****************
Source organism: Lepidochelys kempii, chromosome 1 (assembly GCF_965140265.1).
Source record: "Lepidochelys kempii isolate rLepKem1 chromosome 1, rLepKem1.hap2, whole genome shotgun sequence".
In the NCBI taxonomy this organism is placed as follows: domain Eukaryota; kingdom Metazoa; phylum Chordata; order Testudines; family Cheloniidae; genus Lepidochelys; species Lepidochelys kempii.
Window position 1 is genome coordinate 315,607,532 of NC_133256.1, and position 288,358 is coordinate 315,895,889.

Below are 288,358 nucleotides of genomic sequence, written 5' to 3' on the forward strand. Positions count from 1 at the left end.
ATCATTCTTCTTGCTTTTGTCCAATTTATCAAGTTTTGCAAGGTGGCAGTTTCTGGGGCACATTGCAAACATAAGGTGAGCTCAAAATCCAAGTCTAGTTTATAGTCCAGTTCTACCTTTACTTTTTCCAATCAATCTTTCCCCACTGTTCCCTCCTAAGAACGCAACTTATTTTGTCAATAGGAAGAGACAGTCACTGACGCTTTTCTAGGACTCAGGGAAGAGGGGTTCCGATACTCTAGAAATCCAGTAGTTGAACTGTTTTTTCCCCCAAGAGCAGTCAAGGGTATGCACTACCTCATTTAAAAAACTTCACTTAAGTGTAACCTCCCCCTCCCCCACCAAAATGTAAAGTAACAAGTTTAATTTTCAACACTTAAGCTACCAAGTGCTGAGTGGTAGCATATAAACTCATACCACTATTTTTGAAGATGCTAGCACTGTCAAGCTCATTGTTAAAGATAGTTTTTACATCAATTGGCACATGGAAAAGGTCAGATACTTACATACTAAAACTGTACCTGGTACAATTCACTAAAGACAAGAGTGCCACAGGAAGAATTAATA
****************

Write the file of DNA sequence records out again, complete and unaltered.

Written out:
Source organism: Lepidochelys kempii, chromosome 1 (assembly GCF_965140265.1).
Source record: "Lepidochelys kempii isolate rLepKem1 chromosome 1, rLepKem1.hap2, whole genome shotgun sequence".
In the NCBI taxonomy this organism is placed as follows: domain Eukaryota; kingdom Metazoa; phylum Chordata; order Testudines; family Cheloniidae; genus Lepidochelys; species Lepidochelys kempii.
Window position 1 is genome coordinate 315,607,532 of NC_133256.1, and position 288,358 is coordinate 315,895,889.

Below are 288,358 nucleotides of genomic sequence, written 5' to 3' on the forward strand. Positions count from 1 at the left end.
ATCATTCTTCTTGCTTTTGTCCAATTTATCAAGTTTTGCAAGGTGGCAGTTTCTGGGGCACATTGCAAACATAAGGTGAGCTCAAAATCCAAGTCTAGTTTATAGTCCAGTTCTACCTTTACTTTTTCCAATCAATCTTTCCCCACTGTTCCCTCCTAAGAACGCAACTTATTTTGTCAATAGGAAGAGACAGTCACTGACGCTTTTCTAGGACTCAGGGAAGAGGGGTTCCGATACTCTAGAAATCCAGTAGTTGAACTGTTTTTTCCCCCAAGAGCAGTCAAGGGTATGCACTACCTCATTTAAAAAACTTCACTTAAGTGTAACCTCCCCCTCCCCCACCAAAATGTAAAGTAACAAGTTTAATTTTCAACACTTAAGCTACCAAGTGCTGAGTGGTAGCATATAAACTCATACCACTATTTTTGAAGATGCTAGCACTGTCAAGCTCATTGTTAAAGATAGTTTTTACATCAATTGGCACATGGAAAAGGTCAGATACTTACATACTAAAACTGTACCTGGTACAATTCACTAAAGACAAGAGTGCCACAGGAAGAATTAATA